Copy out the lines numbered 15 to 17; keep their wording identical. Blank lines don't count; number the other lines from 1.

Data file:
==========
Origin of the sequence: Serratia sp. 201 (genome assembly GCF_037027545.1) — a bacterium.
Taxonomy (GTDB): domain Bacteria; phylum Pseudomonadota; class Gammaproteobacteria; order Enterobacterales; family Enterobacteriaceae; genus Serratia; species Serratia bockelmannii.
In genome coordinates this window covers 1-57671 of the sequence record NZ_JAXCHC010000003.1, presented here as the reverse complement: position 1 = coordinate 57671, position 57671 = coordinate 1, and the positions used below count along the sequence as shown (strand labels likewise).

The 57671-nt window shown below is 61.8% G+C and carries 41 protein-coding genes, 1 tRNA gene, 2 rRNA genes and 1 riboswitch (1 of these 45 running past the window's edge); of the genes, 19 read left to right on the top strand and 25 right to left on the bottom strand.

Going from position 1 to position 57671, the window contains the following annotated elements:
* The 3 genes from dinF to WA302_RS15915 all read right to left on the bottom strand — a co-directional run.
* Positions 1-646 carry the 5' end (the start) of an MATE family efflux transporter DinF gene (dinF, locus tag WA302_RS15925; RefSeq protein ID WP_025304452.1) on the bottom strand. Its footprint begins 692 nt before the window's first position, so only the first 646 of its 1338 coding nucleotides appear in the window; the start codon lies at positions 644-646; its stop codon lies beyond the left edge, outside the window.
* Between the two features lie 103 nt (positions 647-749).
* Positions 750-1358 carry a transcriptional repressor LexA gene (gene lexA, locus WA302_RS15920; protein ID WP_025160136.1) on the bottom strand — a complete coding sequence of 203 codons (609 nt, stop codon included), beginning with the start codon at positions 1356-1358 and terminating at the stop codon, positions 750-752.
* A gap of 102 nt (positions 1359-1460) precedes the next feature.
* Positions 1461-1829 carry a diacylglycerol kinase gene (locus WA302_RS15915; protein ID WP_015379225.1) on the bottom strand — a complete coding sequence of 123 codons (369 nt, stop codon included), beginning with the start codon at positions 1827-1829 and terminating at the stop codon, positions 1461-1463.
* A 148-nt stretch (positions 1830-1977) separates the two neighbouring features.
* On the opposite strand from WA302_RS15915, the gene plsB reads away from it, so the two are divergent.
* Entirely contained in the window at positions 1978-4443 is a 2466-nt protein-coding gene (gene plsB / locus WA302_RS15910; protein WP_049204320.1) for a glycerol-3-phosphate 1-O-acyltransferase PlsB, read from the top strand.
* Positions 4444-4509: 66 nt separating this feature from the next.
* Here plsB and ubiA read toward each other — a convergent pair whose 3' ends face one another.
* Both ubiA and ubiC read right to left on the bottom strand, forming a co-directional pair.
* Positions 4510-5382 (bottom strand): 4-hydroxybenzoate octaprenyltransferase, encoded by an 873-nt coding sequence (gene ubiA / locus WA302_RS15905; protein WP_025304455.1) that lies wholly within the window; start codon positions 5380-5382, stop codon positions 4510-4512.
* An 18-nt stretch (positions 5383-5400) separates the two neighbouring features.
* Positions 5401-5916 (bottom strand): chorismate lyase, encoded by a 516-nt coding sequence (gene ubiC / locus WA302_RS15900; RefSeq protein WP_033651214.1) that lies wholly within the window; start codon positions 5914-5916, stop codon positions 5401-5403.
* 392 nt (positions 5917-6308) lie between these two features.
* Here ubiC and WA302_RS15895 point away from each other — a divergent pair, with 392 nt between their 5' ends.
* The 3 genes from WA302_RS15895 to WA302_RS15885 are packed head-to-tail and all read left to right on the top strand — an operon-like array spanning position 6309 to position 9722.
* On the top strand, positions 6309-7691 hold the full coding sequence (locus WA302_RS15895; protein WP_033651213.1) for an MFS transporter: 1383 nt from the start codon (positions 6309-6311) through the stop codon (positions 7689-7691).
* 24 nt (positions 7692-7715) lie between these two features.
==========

* Positions 4444-4509: 66 nt separating this feature from the next.
* Here plsB and ubiA read toward each other — a convergent pair whose 3' ends face one another.
* Both ubiA and ubiC read right to left on the bottom strand, forming a co-directional pair.